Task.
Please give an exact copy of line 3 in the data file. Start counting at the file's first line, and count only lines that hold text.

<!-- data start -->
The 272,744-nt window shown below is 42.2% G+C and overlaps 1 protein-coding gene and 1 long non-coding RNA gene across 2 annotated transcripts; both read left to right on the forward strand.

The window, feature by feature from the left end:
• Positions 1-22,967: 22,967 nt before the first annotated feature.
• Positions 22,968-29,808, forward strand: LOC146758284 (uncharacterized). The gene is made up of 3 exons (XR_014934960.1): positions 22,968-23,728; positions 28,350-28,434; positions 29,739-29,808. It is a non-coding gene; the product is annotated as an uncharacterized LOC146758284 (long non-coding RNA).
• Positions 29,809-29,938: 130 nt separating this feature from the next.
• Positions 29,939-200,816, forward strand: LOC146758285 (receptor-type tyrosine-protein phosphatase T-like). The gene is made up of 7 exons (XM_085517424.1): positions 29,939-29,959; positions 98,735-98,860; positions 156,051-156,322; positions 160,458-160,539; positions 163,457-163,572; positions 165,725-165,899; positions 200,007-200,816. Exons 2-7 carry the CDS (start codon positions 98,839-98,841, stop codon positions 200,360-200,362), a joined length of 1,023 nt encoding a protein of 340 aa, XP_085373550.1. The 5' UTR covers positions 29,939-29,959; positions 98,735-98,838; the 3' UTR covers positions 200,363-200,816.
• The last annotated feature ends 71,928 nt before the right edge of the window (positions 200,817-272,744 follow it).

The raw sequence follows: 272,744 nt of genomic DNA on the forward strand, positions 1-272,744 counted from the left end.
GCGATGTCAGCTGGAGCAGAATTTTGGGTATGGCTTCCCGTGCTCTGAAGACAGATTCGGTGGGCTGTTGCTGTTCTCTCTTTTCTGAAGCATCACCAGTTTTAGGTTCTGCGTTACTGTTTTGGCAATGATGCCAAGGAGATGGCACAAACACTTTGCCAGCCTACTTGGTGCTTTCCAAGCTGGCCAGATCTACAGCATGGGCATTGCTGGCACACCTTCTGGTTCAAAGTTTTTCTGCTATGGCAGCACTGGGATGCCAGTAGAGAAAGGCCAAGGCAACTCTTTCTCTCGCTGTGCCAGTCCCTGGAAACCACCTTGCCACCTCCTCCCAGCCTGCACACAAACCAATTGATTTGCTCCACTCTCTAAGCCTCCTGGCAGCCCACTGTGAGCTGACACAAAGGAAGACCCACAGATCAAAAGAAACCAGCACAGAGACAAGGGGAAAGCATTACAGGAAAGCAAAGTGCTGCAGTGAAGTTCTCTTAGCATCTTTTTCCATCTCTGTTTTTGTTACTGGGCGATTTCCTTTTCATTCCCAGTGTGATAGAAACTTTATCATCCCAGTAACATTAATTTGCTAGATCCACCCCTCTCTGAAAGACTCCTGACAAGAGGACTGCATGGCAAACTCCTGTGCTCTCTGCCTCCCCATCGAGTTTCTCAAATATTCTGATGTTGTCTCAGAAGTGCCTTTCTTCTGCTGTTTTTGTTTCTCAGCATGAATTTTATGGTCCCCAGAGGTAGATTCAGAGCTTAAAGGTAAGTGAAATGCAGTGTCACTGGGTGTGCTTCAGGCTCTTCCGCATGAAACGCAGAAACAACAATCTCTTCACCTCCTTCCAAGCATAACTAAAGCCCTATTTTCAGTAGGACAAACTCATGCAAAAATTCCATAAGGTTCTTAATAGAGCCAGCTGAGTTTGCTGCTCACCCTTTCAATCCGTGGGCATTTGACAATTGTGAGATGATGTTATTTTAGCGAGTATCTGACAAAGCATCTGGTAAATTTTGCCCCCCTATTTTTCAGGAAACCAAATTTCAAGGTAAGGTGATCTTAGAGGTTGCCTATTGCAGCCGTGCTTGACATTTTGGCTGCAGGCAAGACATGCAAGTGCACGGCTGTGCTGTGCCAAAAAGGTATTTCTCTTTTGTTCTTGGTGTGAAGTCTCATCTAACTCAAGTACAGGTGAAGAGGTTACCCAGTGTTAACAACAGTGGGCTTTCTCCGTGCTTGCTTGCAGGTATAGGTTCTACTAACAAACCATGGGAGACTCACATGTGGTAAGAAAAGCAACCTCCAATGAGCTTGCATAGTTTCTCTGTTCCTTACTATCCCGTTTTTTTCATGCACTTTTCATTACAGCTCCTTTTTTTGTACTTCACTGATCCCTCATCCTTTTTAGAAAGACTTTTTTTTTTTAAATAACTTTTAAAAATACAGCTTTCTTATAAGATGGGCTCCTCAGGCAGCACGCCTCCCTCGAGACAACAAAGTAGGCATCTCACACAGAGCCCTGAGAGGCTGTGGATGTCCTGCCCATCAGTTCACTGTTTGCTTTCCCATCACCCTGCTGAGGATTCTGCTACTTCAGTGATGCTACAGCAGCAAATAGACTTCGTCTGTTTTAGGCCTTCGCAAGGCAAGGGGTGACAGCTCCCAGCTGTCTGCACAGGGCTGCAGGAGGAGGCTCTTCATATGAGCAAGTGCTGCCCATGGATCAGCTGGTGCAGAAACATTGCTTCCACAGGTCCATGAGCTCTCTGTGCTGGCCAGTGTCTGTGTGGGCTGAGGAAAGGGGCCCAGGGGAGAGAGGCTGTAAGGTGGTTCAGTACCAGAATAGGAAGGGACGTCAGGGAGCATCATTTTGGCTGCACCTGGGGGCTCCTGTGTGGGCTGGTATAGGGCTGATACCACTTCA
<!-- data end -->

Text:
• Positions 1-22,967: 22,967 nt before the first annotated feature.